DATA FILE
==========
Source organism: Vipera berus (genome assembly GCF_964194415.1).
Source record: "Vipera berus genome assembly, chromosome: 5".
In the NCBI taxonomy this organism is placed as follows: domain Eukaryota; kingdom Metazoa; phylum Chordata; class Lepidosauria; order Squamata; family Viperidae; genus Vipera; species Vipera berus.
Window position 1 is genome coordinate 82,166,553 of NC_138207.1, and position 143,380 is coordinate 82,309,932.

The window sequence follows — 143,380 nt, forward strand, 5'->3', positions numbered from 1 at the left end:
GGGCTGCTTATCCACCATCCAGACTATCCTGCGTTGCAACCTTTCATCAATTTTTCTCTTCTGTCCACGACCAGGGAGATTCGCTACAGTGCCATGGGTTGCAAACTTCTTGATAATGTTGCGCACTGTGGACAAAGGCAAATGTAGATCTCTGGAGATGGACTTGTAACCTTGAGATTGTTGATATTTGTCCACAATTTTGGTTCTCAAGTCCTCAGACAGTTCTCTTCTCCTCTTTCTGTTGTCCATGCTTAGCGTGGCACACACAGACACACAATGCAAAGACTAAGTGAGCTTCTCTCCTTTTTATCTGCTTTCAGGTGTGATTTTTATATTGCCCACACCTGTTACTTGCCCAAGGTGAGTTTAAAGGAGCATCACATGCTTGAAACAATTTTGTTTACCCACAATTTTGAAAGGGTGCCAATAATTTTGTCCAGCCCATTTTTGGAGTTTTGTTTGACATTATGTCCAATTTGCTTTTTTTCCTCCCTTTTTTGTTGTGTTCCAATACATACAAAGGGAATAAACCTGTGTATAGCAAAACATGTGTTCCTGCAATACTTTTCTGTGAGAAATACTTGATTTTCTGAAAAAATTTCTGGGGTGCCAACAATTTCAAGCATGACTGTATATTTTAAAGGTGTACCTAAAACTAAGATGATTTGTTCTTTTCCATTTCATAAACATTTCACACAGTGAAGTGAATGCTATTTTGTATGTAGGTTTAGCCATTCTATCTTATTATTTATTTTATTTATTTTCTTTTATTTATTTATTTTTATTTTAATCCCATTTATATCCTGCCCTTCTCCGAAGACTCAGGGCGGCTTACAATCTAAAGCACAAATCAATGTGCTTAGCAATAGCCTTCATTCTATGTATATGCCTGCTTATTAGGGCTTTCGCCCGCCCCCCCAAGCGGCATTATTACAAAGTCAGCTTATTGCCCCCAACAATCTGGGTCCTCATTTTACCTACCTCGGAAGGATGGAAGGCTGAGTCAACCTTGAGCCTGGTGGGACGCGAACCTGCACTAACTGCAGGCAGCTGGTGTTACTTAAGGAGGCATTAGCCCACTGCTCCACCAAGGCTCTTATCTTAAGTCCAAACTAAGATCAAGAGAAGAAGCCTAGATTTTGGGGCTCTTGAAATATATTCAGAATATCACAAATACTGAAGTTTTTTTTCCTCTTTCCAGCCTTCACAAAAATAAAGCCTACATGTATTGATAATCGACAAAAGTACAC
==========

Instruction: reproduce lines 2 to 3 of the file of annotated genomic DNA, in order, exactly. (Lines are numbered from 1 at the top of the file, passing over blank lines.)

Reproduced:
Source record: "Vipera berus genome assembly, chromosome: 5".
In the NCBI taxonomy this organism is placed as follows: domain Eukaryota; kingdom Metazoa; phylum Chordata; class Lepidosauria; order Squamata; family Viperidae; genus Vipera; species Vipera berus.